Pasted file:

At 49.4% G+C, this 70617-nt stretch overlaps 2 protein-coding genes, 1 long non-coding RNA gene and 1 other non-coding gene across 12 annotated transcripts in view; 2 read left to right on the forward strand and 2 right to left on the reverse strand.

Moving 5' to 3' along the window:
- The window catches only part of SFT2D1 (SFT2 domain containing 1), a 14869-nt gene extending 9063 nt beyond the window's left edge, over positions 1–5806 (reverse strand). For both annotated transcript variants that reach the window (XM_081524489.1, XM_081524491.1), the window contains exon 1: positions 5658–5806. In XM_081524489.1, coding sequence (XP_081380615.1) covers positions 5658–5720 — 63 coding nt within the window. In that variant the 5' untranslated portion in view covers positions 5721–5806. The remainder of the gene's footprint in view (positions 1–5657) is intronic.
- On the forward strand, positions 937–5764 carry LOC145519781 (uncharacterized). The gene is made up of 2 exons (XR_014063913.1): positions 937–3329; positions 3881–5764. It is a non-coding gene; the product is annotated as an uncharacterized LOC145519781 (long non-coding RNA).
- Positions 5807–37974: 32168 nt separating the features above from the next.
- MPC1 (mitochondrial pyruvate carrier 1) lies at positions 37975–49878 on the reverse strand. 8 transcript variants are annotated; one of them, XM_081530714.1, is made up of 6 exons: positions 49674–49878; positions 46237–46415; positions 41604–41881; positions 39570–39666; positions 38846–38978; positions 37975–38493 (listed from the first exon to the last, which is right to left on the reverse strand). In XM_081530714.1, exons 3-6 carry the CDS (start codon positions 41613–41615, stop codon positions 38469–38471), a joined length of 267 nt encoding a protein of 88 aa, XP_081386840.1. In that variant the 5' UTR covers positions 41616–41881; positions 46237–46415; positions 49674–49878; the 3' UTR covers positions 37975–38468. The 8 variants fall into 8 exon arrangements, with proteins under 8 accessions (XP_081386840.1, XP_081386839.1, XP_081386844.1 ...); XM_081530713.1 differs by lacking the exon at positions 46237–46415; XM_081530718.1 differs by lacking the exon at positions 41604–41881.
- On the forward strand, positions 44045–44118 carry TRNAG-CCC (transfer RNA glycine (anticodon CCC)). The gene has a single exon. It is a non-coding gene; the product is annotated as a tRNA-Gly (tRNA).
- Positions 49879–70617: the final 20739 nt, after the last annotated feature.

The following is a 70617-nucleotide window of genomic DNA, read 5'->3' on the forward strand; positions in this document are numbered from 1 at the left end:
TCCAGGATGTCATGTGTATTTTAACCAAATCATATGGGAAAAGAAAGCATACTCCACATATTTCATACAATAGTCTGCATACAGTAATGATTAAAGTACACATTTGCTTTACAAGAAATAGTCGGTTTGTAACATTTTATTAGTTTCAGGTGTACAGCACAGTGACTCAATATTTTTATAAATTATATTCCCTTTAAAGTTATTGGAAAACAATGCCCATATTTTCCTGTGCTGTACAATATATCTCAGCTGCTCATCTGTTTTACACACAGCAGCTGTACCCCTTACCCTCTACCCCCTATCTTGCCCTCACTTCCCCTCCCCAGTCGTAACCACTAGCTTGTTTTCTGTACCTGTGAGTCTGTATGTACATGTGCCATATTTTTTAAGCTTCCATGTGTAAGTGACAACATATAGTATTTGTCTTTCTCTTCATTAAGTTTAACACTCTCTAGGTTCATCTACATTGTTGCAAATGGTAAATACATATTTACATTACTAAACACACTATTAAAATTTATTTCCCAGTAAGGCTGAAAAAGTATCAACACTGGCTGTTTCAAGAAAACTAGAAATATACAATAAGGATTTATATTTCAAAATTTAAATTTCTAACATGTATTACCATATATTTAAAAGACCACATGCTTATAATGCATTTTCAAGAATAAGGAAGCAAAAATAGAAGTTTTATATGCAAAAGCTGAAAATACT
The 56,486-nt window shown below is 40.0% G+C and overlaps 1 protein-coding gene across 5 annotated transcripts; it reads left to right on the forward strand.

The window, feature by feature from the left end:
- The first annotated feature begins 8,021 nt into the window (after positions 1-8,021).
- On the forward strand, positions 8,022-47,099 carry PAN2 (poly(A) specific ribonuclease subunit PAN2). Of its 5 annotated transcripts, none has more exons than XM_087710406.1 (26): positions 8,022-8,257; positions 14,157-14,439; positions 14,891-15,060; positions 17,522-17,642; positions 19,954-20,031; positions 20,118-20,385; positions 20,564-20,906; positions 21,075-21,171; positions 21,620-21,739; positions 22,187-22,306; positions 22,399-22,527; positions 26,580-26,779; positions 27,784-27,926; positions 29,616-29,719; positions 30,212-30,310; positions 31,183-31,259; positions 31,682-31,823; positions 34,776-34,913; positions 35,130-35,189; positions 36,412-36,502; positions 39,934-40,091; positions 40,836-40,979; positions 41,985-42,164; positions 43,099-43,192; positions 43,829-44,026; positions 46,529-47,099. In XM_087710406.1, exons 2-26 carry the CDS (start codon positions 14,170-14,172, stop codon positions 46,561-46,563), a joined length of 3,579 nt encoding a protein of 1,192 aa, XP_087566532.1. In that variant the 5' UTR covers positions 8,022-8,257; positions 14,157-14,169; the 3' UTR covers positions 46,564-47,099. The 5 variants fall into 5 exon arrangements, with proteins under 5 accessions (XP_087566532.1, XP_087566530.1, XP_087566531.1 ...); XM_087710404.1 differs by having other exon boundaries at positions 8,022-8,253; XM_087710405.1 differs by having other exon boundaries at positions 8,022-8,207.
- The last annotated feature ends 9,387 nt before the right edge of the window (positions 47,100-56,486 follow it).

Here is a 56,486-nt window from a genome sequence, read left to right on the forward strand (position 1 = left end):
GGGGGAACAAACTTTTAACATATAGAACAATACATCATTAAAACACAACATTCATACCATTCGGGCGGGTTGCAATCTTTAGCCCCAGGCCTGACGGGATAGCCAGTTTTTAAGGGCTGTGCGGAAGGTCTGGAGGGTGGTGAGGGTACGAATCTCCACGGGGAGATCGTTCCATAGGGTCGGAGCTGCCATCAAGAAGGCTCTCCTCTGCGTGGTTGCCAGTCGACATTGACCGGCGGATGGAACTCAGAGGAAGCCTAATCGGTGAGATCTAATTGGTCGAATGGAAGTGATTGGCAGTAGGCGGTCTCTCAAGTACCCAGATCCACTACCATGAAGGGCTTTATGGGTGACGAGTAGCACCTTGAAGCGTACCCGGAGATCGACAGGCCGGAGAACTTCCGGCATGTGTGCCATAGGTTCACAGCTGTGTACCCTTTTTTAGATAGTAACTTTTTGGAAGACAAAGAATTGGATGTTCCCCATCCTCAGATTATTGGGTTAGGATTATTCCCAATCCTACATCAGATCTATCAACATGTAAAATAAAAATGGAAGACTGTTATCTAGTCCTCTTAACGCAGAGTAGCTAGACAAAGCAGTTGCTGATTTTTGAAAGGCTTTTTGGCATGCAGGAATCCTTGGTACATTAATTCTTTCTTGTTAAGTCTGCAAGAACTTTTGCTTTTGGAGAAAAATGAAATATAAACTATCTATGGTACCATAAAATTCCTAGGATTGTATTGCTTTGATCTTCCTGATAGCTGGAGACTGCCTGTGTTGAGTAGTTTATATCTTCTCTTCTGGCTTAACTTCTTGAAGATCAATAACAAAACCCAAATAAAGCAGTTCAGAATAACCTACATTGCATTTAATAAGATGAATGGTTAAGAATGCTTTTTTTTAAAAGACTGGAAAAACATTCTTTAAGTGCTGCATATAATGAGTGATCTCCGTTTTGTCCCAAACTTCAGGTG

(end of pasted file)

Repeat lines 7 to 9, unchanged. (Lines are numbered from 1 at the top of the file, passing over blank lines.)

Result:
- On the forward strand, positions 44045–44118 carry TRNAG-CCC (transfer RNA glycine (anticodon CCC)). The gene has a single exon. It is a non-coding gene; the product is annotated as a tRNA-Gly (tRNA).
- Positions 49879–70617: the final 20739 nt, after the last annotated feature.

The following is a 70617-nucleotide window of genomic DNA, read 5'->3' on the forward strand; positions in this document are numbered from 1 at the left end: